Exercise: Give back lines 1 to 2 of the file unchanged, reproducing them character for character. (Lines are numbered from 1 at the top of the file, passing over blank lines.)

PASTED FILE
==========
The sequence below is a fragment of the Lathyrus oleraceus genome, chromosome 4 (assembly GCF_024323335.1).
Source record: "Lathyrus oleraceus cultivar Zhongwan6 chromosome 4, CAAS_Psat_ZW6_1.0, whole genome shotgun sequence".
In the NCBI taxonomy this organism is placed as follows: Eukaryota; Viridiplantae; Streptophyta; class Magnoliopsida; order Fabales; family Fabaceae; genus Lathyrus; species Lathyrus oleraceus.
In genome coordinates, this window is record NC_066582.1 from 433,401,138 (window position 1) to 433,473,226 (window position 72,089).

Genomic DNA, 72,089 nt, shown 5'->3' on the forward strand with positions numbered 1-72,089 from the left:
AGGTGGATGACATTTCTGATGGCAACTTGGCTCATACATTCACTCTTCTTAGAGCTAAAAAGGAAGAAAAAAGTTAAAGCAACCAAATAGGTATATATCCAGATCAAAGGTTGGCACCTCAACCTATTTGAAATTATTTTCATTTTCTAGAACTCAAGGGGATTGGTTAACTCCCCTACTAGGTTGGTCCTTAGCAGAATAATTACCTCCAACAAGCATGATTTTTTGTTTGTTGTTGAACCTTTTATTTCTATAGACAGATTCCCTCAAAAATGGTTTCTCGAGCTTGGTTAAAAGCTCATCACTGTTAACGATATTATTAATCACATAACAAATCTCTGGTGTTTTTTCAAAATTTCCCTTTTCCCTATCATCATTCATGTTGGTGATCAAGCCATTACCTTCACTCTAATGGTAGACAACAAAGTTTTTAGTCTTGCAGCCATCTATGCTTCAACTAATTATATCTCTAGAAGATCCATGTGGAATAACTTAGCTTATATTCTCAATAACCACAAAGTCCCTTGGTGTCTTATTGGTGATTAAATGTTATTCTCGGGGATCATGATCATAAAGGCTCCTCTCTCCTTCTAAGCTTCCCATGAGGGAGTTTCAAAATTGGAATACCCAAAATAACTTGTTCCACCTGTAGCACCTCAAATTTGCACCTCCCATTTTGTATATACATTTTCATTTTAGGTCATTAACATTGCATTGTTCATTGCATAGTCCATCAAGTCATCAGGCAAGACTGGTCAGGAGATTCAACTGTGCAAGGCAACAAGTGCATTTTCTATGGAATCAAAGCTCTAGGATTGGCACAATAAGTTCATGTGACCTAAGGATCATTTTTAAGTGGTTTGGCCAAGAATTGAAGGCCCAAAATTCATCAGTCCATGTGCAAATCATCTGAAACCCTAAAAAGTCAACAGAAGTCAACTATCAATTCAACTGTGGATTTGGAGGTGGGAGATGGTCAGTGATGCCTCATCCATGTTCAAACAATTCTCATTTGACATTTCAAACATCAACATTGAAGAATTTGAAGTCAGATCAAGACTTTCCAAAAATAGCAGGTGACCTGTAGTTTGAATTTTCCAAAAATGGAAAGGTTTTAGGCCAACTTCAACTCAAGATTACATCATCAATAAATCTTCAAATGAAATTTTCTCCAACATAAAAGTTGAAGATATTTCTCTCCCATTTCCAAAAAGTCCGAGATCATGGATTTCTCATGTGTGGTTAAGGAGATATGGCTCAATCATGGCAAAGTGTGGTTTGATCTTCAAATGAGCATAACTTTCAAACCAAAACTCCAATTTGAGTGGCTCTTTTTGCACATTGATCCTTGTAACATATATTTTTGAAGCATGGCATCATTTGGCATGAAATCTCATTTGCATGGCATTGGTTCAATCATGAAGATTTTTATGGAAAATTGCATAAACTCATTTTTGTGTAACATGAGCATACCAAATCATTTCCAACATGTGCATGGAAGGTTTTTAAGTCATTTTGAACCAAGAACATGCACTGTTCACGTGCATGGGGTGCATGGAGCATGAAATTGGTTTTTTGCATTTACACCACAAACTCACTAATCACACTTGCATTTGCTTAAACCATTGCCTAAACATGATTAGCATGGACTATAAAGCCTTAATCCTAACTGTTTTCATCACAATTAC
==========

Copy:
The sequence below is a fragment of the Lathyrus oleraceus genome, chromosome 4 (assembly GCF_024323335.1).
Source record: "Lathyrus oleraceus cultivar Zhongwan6 chromosome 4, CAAS_Psat_ZW6_1.0, whole genome shotgun sequence".